Notts hunt trio who won appeal over convictions say CPS did not disclose evidence

Richard Tully, of Eastwood, was sent to prison for 18 months.
Richard Tully, of Eastwood, was sent to prison for 18 months.

Three hunt members who have had their fines quashed after they were cleared of blame over the death of a fox have said the CPS failed to disclose evidence which they say would have cleared them.

Paul Larby, Peter white and Jane Wright of the Grove and Rufford Hunt made the comments after they won their appeal against their conviction last year of hunting a mammal with dogs.

The CPS deny disclosure of evidence was the reason for not contesting the appeal.

The trio won their appeal having previously been found guilty at Mansfield Magistrates’ Court – they denied a breach of the Hunting Act on January 30, 2016.

They say that 50 pictures which showed them trying to stop their pack of dogs attacking a fox were not disclosed by the Crown Prosecution Service during the trial.

The fox’s death was caught on camera by birdwatcher Phillip Palmer. He told the court that he saw a man in green pointing the direction it had run at Laneham, near Retford.

Three Grove and Rufford Hunt members were originally prosecuted and found guilty after a trial at Mansfield Magistrates’ Court.

Paul Larby, 59, is quoted as saying in a national newspaper: “They showed the position of the riders and that I was trying to stop them vocally and by using my horn. It was all over in 30 seconds.”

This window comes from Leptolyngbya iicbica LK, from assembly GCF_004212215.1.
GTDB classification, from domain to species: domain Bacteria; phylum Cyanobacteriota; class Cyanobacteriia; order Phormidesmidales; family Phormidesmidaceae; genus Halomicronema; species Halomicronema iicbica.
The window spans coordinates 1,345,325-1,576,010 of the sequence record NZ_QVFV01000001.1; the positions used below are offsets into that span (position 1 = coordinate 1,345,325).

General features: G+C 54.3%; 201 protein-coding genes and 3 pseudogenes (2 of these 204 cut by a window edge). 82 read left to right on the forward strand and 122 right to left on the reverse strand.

Halfway through their appeal at Nottingham Crown Court, the prosecution decided not to pursue the case and the appeal was granted by Mr Recorder Roger Evans, sitting with a magistrate.

Mr Larby said he and his colleagues being branded criminals was a living nightmare, but the appeal ruling had given them ‘a huge sense of relief’.

Stephen Welford, the lawyer for the huntsmen and woman said it was ‘a glaring failure’.

He said the crucial photographs which had not been handed over to the defence at the original trial had emerged during an appeal hearing last week.

“Unfortunately, when accusations like this are made, certain members of the police and prosecution take the view that your clients are guilty before they’ve been tried,” said Mr Welford.

He added: ‘Those pictures showed members of the hunt trying to get to hounds to stop them after they had chased the fox that had come out of a hedge.”

Mr Welford said this evidence proved the case should have never been brought to court.

However a spokesman for the CPS denied any evidence was withheld at the magistrates’ court or that prosecutors decided to not contest the appeal case because of issues surrounding disclosure.

She said: “Before the trial, in October 2016, 209 photos and a video were disclosed to the defence.

“During that trial, police uncovered further photos and these were also disclosed, however, the defence saw them and did not ask that they were adduced as evidence.

“Part way through the appeal hearing, following a review of our position, we decided we would no longer contest the application.

“This decision was not taken due to disclosure issues.”

A spokeswoman for Nottinghamshire Police said: “This is not a case of failing to disclose.

We complied with disclosure responsibilities and are disappointed with this outcome but respect the decision of the CPS.”